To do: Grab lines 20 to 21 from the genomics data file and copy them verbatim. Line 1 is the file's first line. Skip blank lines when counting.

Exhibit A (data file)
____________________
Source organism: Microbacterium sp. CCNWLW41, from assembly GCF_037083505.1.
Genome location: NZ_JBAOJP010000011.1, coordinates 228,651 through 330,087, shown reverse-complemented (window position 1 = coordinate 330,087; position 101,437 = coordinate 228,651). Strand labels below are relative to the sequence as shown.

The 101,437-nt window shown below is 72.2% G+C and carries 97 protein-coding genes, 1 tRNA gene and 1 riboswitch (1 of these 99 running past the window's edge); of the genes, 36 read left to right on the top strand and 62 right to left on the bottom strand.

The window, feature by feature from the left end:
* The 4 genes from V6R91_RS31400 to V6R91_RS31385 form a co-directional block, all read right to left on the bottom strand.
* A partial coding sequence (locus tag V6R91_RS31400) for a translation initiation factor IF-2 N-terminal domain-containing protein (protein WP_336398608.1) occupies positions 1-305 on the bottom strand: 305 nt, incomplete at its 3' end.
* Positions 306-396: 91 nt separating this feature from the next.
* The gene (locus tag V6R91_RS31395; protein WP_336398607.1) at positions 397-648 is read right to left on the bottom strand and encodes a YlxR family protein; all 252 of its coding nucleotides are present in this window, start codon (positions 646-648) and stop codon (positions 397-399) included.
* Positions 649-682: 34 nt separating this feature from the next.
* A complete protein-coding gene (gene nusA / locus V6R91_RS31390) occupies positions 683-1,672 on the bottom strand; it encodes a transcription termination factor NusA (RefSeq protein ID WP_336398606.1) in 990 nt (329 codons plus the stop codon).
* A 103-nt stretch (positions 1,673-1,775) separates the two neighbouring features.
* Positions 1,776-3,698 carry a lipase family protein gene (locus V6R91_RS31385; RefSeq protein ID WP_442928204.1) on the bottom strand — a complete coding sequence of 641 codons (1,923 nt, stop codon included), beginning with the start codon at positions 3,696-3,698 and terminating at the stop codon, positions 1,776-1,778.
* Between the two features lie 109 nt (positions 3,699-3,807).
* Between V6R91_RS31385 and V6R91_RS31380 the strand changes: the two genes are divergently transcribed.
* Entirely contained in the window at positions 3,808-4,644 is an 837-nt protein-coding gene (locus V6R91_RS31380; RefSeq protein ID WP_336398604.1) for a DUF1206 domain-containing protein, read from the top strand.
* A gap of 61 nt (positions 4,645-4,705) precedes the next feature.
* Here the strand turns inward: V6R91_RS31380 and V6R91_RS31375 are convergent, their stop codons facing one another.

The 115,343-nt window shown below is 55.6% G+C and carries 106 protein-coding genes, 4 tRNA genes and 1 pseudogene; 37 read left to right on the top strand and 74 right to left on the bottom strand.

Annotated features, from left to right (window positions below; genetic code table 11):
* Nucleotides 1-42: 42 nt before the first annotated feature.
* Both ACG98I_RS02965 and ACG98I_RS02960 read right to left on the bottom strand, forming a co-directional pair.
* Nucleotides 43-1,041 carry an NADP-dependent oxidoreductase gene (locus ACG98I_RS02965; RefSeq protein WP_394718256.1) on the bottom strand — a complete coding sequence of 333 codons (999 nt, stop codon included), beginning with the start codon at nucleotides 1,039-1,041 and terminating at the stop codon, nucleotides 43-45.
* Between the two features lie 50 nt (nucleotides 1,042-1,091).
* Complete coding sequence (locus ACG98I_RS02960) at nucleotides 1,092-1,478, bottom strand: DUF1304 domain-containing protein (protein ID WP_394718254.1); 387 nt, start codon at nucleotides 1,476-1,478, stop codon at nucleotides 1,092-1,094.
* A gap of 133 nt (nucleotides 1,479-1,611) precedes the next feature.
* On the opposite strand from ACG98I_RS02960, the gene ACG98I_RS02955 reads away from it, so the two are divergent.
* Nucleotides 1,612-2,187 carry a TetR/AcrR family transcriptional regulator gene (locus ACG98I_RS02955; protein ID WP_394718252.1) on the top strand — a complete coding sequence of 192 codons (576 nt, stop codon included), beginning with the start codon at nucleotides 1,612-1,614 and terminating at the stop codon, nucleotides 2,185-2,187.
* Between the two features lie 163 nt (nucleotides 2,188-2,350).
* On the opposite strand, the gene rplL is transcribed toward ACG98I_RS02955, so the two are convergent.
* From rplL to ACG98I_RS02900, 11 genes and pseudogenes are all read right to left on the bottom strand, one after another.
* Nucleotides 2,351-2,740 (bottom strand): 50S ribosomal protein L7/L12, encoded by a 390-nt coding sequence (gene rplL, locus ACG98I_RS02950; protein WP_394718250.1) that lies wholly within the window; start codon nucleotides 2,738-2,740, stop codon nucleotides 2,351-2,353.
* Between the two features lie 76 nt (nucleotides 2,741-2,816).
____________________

* Nucleotides 1-42: 42 nt before the first annotated feature.
* Both ACG98I_RS02965 and ACG98I_RS02960 read right to left on the bottom strand, forming a co-directional pair.